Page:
Photo by Stacey and Clement Lespinasse.

Alongside the best of the exploratory pieces, the traditionally presented solo and group choreographies felt one dimensional. Obvious skill and prowess brought illuminating moments–Hanan‘s sensual joy, Pierre Khoury’s haunting spin, Mosaic Dance Theater Company’s impressive, stage- packed "Raqs al Said," Fahtiem’s amazing belly contortions–but these works had less of the vitality and freshness that made the rest of the program more satisfying.

Pierre Khoury, Identity Number 2!
Photo by Brian Feister.
Mosaic Dance Theatre
Samara and Mosaic Dance Theater Company get folkloric in "Raks al Said."
From left: Samara; Standing: Morgiana Celeste Varricchio, Dianna Dwyer, Nahoko Sugiyama, Rie Sueyoshi; Seated: Ayana Alexis, Nina Brewton.
Photo by Sal Romano.

My preference for the experimental works presented should be juxtaposed with a different audience member’s less enthusiastic summary of this approach. She dryly observed "theatrical" belly dance appeared to mean less emphasis on physical dancing and left longing for the traditional hafla. A more technical complaint I encountered was that in some pieces, the acting skills were not at the level of the dancing skills.

This comment does bring to mind Friday’s panelists’ agreement that successful fusion relies on grounding and experience in all forms. If theatrical belly dance aims to fuse belly dance with theater-based concepts, more advanced study in acting techniques and staging skills should perhaps be considered. However, the development of these skills is the very point of this Conference.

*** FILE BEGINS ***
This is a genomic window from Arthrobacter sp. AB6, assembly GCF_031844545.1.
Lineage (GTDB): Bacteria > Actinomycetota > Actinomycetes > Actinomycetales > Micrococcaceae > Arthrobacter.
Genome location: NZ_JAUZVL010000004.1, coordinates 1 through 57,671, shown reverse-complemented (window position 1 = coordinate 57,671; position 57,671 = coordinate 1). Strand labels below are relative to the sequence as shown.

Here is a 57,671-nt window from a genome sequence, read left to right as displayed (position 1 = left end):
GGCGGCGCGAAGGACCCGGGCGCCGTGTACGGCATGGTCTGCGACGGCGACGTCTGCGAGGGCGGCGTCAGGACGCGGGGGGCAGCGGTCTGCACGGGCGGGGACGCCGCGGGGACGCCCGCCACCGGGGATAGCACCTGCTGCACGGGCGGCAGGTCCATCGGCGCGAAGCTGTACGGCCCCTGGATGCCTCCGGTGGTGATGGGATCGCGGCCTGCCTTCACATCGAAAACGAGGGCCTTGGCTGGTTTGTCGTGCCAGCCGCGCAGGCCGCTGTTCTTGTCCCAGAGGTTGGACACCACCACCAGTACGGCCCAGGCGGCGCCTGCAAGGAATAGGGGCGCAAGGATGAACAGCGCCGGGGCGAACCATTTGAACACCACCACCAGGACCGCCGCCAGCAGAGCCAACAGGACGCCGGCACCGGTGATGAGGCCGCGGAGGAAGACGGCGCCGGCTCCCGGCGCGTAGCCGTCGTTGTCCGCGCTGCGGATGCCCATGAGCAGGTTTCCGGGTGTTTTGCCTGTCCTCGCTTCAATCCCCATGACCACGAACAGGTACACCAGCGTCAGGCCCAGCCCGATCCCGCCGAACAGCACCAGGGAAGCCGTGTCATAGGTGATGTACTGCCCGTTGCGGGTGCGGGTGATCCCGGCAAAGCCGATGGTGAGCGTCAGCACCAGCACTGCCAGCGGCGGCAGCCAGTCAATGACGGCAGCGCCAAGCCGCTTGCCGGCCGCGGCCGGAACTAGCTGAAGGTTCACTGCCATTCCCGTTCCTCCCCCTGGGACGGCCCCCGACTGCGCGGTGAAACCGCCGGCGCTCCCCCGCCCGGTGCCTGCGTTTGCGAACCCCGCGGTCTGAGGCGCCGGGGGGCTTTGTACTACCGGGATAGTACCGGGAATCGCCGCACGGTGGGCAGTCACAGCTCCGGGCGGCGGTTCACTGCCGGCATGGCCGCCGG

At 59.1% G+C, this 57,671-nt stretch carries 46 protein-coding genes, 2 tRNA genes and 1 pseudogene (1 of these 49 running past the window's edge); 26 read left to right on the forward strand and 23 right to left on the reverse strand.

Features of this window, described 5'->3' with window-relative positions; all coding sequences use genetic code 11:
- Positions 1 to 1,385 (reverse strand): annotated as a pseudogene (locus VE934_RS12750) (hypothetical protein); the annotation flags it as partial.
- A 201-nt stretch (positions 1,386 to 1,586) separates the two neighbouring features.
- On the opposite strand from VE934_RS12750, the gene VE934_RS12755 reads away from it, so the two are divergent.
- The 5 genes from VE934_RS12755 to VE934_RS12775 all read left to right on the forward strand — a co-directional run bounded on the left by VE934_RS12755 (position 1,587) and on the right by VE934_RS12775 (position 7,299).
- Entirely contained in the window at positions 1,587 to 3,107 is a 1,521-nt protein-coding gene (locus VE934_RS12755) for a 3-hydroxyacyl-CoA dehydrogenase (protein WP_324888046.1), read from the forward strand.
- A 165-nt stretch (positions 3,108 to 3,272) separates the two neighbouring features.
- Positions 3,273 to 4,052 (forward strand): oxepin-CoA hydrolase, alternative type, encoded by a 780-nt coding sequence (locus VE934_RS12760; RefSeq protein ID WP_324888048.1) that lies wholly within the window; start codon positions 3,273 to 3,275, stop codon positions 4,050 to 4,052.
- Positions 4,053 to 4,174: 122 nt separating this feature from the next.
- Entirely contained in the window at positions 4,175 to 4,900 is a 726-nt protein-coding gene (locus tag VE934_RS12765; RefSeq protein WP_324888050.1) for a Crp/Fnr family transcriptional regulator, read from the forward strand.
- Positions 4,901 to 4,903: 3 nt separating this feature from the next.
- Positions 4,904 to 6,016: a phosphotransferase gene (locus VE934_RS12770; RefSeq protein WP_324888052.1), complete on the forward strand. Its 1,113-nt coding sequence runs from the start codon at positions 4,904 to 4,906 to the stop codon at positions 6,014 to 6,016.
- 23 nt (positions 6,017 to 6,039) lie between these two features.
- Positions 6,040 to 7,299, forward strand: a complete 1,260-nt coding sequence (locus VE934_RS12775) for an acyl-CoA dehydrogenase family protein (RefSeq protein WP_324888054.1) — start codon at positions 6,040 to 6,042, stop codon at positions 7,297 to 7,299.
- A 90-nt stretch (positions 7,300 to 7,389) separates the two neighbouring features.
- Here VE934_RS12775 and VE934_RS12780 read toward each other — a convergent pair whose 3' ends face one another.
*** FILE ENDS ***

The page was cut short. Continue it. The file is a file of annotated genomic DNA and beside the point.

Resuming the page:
As the field of belly dance evolves and continues to reach for audiences of wider numbers and cultures, more overt theatrical techniques and technology seem an inevitable shift to ensure the form’s future. This conference offers the possibility for theatrical techniques including staging, special effects, acting techniques, and or story line to infuse traditional pieces with more of the immediacy and "aliveness" that make exploratory pieces so refreshing. Balancing this, the more experimental pieces must retain the grounding and technique that can be gleaned only through the study of traditional dance and music and the naturally theatrical context this work comes from. The strongest experimental pieces in the shows I saw incorporated folkloric or traditional elements such as cultural context, audience involvement, and interpretation of lyrics or text.

Ranya Renee and Anasma’s collaborative project, the New York Theatrical Bellydance Conference, big in aim and still in the stages of defining itself, has much to offer all levels of dancers who wish to develop and deepen their performance abilities as well as their dance.


Los Angeles legend Fahtiem in "Oriental Fantasy."
Photo by Brian Lin

Part 1: The Panel Discussions

More photos coming of the DNA Shows, dinner shows, workshops, the shopping trip.

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Ready for more?